Migraine and Chronic Headache? Food could be the culprit
Some individuals who suffer from migraines may do so as a result of a food sensitivity to foods that contain higher levels of a food constituent called vaso active amines. In sensitive individuals, exposure to vaso active amines may result in blood vessel dilation in the brain and this may manifest as a migraine.
Vaso active amine sensitive individuals generally have a deficiency of the enzyme involved in the metabolic processing of these amines. As a result of the slower metabolism, there is a subsequent accumulation of the vaso active amines – the so called bottle neck effect – resulting in vaso dilation which may manifest as a migraine.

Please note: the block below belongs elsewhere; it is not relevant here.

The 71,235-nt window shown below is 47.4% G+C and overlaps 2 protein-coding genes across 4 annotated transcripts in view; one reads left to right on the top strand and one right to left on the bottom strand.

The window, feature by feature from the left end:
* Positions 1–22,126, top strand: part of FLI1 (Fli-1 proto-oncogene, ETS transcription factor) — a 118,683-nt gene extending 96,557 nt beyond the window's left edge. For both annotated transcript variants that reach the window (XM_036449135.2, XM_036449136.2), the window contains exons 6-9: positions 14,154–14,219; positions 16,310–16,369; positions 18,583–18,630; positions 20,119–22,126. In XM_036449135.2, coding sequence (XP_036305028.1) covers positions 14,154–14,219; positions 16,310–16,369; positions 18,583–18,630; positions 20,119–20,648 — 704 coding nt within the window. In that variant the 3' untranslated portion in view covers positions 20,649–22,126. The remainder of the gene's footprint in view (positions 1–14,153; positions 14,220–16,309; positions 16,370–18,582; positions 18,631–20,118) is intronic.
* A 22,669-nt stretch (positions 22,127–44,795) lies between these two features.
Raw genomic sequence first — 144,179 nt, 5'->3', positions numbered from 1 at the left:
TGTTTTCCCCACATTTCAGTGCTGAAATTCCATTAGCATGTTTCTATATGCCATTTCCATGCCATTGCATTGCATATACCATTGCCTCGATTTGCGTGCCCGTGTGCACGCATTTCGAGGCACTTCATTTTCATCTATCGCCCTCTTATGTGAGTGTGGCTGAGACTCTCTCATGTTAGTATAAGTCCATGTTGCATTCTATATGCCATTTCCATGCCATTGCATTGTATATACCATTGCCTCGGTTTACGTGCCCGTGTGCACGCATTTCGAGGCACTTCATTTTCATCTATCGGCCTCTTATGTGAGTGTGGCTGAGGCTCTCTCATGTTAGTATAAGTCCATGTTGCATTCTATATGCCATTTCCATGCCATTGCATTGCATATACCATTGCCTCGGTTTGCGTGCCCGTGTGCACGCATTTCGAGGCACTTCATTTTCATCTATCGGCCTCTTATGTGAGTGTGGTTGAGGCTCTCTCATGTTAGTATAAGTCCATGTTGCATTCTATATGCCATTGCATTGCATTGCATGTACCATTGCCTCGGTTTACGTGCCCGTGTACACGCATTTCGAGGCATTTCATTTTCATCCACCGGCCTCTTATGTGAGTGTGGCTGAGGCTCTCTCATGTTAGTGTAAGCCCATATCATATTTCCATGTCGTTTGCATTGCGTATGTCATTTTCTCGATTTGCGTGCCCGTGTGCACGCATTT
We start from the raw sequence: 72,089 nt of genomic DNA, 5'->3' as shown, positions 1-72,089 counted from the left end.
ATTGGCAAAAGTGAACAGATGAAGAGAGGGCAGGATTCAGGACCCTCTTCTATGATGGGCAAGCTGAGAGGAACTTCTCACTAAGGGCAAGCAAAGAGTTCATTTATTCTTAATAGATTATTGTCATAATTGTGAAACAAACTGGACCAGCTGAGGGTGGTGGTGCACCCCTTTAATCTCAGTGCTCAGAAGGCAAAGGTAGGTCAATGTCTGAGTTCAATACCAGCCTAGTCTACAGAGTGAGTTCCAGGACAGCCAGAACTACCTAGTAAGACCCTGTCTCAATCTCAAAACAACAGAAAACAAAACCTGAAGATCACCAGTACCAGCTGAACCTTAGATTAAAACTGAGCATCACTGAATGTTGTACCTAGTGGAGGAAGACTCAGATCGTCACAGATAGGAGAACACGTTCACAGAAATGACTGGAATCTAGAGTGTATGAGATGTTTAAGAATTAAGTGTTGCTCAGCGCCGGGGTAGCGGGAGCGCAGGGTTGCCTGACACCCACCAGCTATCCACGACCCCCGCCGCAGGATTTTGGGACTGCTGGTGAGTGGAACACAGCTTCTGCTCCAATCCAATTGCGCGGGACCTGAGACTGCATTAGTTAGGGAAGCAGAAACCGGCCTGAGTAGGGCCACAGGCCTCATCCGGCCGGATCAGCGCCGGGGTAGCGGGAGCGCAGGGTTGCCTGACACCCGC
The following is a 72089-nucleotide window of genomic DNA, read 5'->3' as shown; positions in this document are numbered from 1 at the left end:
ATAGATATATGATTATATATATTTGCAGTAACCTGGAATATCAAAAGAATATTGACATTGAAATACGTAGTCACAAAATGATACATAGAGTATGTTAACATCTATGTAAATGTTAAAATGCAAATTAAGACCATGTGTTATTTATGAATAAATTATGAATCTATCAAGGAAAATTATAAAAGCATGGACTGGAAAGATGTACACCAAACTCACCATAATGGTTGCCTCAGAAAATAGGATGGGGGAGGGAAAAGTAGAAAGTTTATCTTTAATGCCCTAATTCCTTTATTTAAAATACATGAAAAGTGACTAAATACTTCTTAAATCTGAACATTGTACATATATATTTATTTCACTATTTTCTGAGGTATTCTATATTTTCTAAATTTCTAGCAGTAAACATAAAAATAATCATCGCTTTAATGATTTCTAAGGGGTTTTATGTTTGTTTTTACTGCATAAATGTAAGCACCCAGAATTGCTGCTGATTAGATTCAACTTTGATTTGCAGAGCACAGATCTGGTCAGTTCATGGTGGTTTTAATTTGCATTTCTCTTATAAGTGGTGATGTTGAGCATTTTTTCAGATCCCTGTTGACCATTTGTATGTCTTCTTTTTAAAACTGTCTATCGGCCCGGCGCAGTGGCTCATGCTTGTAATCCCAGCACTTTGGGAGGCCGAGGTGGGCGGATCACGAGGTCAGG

Each individual should determine how fast their body could cope with these naturally occurring amines.
Results will be dramatic and relatively immediate should these vaso active amines be the culprit.
Exclude the foods known to provide a lot of vaso active amines for at least 2- 3 weeks. After this wash-out period, experiment by adding small servings of these foods to determine how much can be tolerated.
In addition, it may be of value to spread out culprit foods throughout the day. This will allow the body to ‘catch-up’ when it’s not viable to avoid them.
If these foods have been avoided but headaches and migraines persist, other nutritional causes (e.g. blood sugar imbalance due to irregular or insufficient energy intake or even a food sensitivity to e.g. preservatives, should not be ruled out without further investigation.